“Sometimes those of us in academia may be curious about starting a company or patenting a discovery, but may not be sure where to start,” said Dr. Augustine M.K. Choi, the Stephen and Suzanne Weiss Dean of Weill Cornell Medicine. “Attending events like this is an excellent way to learn about available resources. The Office of BioPharma Alliances, the Center for Technology Licensing, BioVenture eLab, and related programs such as the Daedalus Fund for Innovation have experts on staff who can provide important guidance every step of the way.”
Dr. John Leonard, senior associate dean for innovation and initiatives, highlighted expansion in these offices, as well as new spinoffs, inventions, commercial alliances and licensing. He emphasized that Weill Cornell Medicine now manages all these efforts under one office—“one front door”—known as Enterprise Innovation.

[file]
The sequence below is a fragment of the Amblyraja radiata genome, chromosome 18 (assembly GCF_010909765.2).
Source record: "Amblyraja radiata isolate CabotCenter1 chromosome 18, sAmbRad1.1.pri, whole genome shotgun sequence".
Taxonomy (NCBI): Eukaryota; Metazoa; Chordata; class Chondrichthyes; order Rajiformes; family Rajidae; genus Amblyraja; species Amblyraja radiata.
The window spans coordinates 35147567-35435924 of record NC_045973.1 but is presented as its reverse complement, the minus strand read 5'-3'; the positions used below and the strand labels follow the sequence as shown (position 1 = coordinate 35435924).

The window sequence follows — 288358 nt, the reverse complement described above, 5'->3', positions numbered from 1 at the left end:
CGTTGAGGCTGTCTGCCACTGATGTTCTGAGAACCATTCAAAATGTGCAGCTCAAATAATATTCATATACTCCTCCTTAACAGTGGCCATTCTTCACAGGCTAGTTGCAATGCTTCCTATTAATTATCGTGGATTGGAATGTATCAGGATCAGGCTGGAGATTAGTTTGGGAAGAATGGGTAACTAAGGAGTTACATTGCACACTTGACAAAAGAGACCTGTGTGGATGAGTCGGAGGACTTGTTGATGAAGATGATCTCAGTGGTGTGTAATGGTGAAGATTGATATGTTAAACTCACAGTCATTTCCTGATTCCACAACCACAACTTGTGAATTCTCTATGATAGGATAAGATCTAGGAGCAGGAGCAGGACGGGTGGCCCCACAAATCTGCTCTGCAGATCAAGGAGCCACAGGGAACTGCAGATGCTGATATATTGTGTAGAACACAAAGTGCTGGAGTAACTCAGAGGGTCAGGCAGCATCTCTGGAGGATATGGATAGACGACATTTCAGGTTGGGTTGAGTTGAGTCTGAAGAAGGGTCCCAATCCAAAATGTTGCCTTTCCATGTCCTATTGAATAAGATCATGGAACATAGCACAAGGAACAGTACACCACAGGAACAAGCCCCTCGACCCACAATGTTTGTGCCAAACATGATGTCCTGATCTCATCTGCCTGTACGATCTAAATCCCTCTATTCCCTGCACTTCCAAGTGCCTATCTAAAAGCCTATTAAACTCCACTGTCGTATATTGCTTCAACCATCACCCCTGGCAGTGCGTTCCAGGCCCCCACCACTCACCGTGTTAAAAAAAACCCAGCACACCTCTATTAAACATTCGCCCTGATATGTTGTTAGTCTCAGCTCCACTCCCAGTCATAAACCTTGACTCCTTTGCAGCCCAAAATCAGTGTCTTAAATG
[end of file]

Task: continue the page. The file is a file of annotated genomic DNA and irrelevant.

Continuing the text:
“There's a lot happening, and it continues on a positive trajectory,” said Dr. Leonard, who is also interim chair of the Weill Department of Medicine and the Richard T. Silver Distinguished Professor of Hematology and Medical Oncology at Weill Cornell Medicine.
Dr. Lisa Placanica, senior managing director of CTL at Weill Cornell Medicine, led a panel discussion on the challenges and lessons of entrepreneurial life, with Dr. Pena and two current Weill Cornell Medicine faculty: gynecological surgeon Dr. Tamatha Fenster and pharmacologist Dr. Lonny Levin. Dr. Fenster, an assistant professor of clinical obstetrics and gynecology, is an inventor of imaging and surgical tools including a new type of speculum, and Dr. Levin, a professor of pharmacology, is developing a non-hormonal birth control pill for men.